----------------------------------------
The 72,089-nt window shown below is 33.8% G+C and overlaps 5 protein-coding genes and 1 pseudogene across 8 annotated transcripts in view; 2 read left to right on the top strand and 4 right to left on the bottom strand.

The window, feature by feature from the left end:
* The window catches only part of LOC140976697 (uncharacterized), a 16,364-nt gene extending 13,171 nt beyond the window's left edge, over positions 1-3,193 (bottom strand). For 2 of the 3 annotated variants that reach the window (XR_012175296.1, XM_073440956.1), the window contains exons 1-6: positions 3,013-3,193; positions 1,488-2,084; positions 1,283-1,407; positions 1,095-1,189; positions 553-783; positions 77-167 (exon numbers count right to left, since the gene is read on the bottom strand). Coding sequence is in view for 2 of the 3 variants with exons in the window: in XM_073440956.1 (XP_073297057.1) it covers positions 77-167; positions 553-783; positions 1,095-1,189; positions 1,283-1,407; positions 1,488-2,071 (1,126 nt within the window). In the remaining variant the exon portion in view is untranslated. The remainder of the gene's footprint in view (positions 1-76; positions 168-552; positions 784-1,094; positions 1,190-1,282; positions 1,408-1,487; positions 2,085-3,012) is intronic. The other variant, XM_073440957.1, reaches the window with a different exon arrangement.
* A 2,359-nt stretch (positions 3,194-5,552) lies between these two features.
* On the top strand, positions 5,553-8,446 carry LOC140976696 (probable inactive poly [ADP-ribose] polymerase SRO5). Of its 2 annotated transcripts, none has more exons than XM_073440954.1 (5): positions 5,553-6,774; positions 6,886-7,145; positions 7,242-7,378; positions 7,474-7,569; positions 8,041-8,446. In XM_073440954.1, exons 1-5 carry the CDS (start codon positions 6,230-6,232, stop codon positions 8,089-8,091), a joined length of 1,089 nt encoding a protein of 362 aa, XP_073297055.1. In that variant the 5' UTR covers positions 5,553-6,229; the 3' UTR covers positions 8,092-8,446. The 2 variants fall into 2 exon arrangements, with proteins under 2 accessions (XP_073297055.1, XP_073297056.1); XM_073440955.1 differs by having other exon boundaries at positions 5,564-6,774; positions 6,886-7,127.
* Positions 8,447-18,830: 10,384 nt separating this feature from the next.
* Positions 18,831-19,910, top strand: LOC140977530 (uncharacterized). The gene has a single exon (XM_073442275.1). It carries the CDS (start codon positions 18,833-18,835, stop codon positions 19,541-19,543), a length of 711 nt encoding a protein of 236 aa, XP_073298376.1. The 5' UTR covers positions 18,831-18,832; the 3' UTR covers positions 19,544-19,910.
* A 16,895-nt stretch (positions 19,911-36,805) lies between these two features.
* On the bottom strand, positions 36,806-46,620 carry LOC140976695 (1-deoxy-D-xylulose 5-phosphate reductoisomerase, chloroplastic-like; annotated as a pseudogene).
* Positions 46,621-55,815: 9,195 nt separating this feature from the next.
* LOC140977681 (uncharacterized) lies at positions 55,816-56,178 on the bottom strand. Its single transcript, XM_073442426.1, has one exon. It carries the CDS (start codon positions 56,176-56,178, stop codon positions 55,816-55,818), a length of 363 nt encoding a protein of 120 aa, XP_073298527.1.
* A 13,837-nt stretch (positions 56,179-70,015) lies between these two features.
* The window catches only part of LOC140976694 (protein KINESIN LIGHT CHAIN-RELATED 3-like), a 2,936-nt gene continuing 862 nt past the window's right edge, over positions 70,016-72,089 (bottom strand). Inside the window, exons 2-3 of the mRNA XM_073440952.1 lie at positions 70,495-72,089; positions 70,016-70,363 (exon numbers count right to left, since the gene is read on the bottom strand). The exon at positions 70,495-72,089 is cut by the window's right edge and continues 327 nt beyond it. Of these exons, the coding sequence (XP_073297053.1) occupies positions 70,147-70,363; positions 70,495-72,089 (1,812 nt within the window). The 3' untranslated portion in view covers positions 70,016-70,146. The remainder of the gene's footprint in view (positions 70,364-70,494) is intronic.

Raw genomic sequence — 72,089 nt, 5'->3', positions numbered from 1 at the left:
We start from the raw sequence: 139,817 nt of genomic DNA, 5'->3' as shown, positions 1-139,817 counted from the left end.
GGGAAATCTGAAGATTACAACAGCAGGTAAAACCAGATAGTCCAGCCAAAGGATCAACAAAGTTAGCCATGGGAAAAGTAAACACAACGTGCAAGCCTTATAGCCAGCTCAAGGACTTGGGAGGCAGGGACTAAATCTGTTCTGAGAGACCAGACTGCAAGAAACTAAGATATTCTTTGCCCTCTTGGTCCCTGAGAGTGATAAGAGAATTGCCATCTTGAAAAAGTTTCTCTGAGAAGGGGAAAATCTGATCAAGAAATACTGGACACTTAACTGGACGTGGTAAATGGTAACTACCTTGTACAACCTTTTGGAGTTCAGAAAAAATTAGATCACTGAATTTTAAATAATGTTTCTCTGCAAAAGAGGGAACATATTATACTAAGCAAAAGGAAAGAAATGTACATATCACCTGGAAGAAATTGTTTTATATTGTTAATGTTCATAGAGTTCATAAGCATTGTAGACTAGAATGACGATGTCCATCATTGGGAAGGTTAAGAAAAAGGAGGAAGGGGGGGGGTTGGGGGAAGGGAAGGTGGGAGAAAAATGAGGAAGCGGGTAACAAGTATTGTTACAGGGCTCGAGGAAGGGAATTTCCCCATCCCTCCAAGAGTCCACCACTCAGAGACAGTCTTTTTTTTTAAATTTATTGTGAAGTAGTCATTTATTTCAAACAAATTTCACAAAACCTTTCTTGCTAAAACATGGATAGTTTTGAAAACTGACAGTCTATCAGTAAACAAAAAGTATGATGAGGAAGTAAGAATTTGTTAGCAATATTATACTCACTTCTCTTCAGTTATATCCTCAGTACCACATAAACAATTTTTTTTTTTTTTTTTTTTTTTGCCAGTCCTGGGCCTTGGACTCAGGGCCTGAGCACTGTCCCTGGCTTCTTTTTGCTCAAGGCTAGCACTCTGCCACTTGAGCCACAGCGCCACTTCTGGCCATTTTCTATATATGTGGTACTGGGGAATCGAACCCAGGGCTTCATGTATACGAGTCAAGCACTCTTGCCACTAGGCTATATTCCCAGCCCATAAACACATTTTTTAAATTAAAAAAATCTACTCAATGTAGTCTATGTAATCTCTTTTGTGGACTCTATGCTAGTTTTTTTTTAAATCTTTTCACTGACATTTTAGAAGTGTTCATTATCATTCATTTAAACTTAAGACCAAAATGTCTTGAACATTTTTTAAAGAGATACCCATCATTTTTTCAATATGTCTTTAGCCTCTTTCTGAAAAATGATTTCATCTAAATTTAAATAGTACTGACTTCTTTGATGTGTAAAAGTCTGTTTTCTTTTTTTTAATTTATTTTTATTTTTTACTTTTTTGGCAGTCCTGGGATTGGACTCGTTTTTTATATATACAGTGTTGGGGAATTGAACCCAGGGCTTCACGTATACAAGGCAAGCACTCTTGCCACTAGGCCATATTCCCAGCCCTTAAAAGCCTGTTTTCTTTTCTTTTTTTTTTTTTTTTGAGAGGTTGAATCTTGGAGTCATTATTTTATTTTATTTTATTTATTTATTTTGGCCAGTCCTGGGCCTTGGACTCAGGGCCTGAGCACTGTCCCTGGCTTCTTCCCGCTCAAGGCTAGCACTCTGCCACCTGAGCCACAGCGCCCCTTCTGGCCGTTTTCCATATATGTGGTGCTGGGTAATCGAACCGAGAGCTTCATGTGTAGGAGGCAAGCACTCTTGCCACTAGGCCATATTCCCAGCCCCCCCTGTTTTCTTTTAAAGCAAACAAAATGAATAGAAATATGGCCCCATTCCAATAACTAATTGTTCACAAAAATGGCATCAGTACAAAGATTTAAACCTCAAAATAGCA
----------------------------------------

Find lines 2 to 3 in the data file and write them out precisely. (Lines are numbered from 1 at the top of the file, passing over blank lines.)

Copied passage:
The window, feature by feature from the left end:
* The window catches only part of LOC140976697 (uncharacterized), a 16,364-nt gene extending 13,171 nt beyond the window's left edge, over positions 1-3,193 (bottom strand). For 2 of the 3 annotated variants that reach the window (XR_012175296.1, XM_073440956.1), the window contains exons 1-6: positions 3,013-3,193; positions 1,488-2,084; positions 1,283-1,407; positions 1,095-1,189; positions 553-783; positions 77-167 (exon numbers count right to left, since the gene is read on the bottom strand). Coding sequence is in view for 2 of the 3 variants with exons in the window: in XM_073440956.1 (XP_073297057.1) it covers positions 77-167; positions 553-783; positions 1,095-1,189; positions 1,283-1,407; positions 1,488-2,071 (1,126 nt within the window). In the remaining variant the exon portion in view is untranslated. The remainder of the gene's footprint in view (positions 1-76; positions 168-552; positions 784-1,094; positions 1,190-1,282; positions 1,408-1,487; positions 2,085-3,012) is intronic. The other variant, XM_073440957.1, reaches the window with a different exon arrangement.